Abstract P090: Change in Visceral Adipose Tissue and Change in Cardiometabolic Risk in a Minority Cohort: The IRAS Family Study
Visceral adipose tissue (VAT), the more metabolically harmful fat depot, has been associated with a higher prevalence of diabetes, insulin resistance, and impaired glucose homeostasis. Higher levels of VAT are associated cross-sectionally with cardiovascular (CV) risk factors, specifically hypertension and unfavorable lipid profiles. Research on the effects of change in VAT on CV risk factors is extremely limited and no studies have explored these questions in minority cohorts. The Insulin Resistance Atherosclerosis Family (IRAS Family) Study offered the opportunity to explore whether changes in VAT were associated with changes in CV risk, independent of changes in BMI, in a minority cohort.
Abdominal computed tomography (CT) scans were obtained at two time points spanning a five year interval among African-American (N=295) and Hispanic-American participants (N=719), aged 18-65 years. The CV risk factors included 5-year change in insulin resistance (HOMA), high density lipoprotein (HDL) cholesterol and systolic blood pressure (SBP). To account for family structure, we used mixed models stratified by gender to estimate change in CV risk factors as a function of change in VAT, adjusted for change in BMI, age category, race, physical activity level, smoking status, statin use (for HDL) and antihypertensive use (for SBP).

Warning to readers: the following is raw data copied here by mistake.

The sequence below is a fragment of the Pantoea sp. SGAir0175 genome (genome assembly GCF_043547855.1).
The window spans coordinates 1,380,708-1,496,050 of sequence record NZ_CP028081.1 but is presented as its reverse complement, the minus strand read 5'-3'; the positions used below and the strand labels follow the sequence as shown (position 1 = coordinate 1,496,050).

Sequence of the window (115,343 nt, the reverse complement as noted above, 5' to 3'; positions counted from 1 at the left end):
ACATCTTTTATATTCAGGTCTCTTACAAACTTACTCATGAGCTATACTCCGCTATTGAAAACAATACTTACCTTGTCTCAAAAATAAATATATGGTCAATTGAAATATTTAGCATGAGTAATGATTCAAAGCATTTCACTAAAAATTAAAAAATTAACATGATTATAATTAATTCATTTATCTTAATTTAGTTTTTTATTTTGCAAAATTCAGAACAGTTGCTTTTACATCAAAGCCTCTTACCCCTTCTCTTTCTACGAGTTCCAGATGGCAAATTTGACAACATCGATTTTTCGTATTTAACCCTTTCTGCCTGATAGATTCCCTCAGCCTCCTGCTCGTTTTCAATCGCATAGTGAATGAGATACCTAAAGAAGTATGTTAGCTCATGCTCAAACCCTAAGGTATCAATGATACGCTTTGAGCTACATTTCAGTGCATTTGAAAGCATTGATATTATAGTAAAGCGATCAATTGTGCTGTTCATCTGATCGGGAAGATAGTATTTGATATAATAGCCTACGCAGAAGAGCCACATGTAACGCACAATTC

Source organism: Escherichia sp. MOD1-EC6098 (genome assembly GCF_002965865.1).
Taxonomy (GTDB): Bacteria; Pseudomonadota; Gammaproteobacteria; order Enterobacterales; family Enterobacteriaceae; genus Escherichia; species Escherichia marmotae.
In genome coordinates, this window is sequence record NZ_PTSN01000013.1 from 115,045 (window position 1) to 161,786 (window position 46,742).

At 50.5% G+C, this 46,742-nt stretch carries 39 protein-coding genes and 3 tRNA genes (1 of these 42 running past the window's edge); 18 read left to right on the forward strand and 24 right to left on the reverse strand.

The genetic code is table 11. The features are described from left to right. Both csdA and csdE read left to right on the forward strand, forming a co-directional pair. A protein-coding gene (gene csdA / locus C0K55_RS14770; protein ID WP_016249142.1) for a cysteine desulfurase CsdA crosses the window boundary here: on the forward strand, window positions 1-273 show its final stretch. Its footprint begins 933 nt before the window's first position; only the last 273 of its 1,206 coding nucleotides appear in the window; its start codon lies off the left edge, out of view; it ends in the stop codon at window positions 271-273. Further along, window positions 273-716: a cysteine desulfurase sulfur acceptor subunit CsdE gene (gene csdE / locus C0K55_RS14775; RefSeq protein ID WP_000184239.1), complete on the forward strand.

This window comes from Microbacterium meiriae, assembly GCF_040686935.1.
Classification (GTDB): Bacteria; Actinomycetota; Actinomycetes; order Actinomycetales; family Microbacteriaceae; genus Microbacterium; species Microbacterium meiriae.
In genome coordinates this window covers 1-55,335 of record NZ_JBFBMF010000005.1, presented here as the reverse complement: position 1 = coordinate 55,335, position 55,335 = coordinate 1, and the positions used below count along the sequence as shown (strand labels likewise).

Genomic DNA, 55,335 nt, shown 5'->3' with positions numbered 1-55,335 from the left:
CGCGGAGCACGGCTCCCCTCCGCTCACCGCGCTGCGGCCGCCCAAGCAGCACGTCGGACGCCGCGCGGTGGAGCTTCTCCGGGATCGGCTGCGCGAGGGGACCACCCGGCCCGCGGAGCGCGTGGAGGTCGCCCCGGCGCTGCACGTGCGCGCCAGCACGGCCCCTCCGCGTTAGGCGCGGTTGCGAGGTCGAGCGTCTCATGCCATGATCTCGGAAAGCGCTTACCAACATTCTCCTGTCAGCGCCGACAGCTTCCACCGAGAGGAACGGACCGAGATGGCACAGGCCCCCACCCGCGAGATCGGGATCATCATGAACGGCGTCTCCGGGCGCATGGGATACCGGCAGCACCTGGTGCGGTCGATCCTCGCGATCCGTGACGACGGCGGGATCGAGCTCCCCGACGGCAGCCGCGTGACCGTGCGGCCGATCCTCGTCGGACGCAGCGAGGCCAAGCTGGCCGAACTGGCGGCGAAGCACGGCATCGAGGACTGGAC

The cohort was 62% female, with an overall mean age of 40 years at baseline. The mean (SD) changes in BMI and VAT over 5-years were 1.1 (2.6) kg/m2 and 4.2 (31.0) cm2, respectively; the mean (SD) changes in HOMA, HDL, and SBP over 5 years were 1.3 units (2.8), 4.8 (9.3) mg/dL and 2.4 (12.7) mm Hg, respectively. On average, a one standard deviation increase in VAT (31 cm2) was significantly associated with a 0.58 unit increase in HOMA in men (p<0.0001) and 0.42 unit increase in women (p=0.0048) in the adjusted model. A 31 cm2 increase in VAT was significantly associated with a 1.8 mg/dL decrease in HDL in women (p=0.0007), but not in men (0.07 mg/dL increase, p=0.87). VAT change was not significantly associated with change in SBP in men or women.
In this study of change in CT measured abdominal fat area in a large minority cohort, modest increases in VAT were significantly related to changes in HOMA and HDL, independent of changes in BMI. Further research is needed to determine whether preventing VAT accumulation may lead to improvements in glucose homeostasis and lipid profile.
Author Disclosures: K.G. Hairston: None. J.A. Tooze: None. A. Anderson: None. J.M. Norris: None. J.I. Rotter: None. I.Y. Chen: None. L.E. Wagenknecht: None.
- © 2014 by American Heart Association, Inc.